Thursday, April 08, 2010

Drupal 6 multi-site single sign-on

I've just spent the last two days looking into setting up single sign-on across multiple sites under a shared domain. I looked at both the Multisite Login and Single sign on modules but in the end the solution was achieved without either of these modules. Multisite Login correctly notes in the README : "if you are using several sites on the same domain then you do not need this module. The multisite functionality in Drupal core has the ability to share logins for sites like these without additional modules." The problem was there doesn't seem to be much documentation about achieving this. In the end the solution was on Eric's Drupal Blog but it was sort of lost in the detail so I want to note the key elements here.

For this example we have three sites,, I want to be able to sign on to one site and to be signed in to all.

Start by setting up the master site as you normally would (if you haven't set up a multisite before this earlier post may help). The only additional thing to do is to set the cookie_domain variable in the sites settings.php:

$cookie_domain = 'master';

Now go ahead and setup slave1. Once again add the cookie_domian (using the same value as the master site) but this time also define the db_prefix array. You use this to tell this site to use the database from the master site for some of the tables. Lets say that the master site uses a database called masterdb. To tell slave1 to use this database for the users table add 'users' => 'masterdb.' to the db_prefix array. The exact list of tables you'll need to add will depend on how much functionality needs to be shared across your sites. Eric's post adds users, sessions and authmap. I've also added filters, filter_formats and role :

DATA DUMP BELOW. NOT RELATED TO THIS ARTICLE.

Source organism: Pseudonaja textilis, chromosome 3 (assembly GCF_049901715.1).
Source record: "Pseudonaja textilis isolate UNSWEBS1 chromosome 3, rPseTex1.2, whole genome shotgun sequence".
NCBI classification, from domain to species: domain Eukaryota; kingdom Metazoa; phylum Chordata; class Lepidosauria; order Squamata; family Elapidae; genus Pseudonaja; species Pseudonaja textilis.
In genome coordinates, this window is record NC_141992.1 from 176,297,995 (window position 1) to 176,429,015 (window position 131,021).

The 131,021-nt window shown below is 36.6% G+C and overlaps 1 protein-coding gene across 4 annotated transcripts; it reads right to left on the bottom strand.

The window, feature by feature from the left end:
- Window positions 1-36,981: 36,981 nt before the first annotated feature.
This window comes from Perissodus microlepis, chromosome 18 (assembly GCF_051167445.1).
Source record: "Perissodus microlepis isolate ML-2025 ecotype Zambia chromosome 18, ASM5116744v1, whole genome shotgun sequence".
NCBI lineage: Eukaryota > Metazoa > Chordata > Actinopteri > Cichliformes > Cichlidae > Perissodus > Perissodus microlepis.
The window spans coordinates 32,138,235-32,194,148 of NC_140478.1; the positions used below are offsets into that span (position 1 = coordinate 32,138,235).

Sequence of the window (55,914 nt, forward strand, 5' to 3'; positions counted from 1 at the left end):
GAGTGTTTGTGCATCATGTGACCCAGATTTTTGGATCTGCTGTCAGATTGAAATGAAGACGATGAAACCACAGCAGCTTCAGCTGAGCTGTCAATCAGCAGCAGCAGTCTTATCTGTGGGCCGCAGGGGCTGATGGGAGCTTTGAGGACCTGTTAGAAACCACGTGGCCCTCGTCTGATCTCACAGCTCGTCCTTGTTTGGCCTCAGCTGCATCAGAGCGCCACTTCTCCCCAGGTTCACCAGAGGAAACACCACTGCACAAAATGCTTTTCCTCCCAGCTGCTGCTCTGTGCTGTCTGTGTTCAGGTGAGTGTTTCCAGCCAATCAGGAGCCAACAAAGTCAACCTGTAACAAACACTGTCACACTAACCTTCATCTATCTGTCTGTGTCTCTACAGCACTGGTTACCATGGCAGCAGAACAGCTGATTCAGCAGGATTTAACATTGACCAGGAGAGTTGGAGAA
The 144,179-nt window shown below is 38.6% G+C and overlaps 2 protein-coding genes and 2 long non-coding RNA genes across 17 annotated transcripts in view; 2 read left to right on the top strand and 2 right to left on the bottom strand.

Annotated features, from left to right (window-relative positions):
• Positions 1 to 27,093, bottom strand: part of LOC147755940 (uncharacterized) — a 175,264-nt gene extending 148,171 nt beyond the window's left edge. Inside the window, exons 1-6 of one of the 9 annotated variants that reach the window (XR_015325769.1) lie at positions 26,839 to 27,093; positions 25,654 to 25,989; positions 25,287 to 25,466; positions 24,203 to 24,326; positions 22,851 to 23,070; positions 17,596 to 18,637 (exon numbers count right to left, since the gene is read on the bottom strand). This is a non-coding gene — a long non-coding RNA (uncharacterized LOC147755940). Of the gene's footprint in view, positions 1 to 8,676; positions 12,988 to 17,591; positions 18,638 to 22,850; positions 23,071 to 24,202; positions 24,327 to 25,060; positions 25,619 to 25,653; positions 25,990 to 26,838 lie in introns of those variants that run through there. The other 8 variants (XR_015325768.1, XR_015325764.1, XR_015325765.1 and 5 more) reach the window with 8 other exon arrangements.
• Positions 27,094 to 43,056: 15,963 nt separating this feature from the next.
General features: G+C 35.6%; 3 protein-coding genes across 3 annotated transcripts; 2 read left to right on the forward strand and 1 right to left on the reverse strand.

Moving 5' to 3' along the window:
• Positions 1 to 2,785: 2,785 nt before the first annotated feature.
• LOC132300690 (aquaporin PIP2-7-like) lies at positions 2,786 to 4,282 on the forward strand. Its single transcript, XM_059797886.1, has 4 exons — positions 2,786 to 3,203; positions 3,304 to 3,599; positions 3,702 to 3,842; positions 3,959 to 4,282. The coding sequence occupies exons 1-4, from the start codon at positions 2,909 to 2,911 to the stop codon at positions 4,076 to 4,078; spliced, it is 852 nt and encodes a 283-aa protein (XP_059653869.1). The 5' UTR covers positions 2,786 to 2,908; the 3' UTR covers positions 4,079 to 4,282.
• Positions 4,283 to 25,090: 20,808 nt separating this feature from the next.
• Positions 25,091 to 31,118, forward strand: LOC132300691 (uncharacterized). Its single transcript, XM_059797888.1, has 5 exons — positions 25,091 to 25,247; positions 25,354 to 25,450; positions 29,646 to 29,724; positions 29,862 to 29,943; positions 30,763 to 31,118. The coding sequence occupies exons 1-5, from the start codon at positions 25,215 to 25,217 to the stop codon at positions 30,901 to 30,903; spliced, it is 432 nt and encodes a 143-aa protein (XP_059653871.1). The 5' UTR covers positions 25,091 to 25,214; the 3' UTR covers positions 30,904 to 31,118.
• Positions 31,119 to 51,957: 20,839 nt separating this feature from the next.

$db_prefix = array(
'default' => '',
'access' => 'masterdb.',
'authmap' => 'masterdb.',
'filters' => 'masterdb.',
'filter_formats' => 'masterdb.',
'role' => 'masterdb.',
'sessions' => 'masterdb.',
'users' => 'masterdb.'

Now you are ready to install slave1. When that's done you should be able to log out of and into either site and stay logged in across both. Repeat the steps used for slave1 on the slave2 site. That's all there is to it. In essence all that's required is to share some core tables and the cookie domain across all sites. The only problem I struck was if the cookie_domain isn't an actual domain.

Monday, July 27, 2009

New Game : Balance Of Power

After many months of hard work and heartache my latest game Balance of Power is finally available. This game is a real departure from my last two games Wheel of Death and Perpetual Motion (both using the Box2D physics engine). Balance Of Power is a turn based strategy game. While most games are about resource depletion : a resource called health. Balance of Power is about resource distribution : a resource called influence. The more influence you have the greater your status. The higher your status the more influence you can take. The aim is to take all the influence from the enemy. When their influence is gone they will start to see things your way.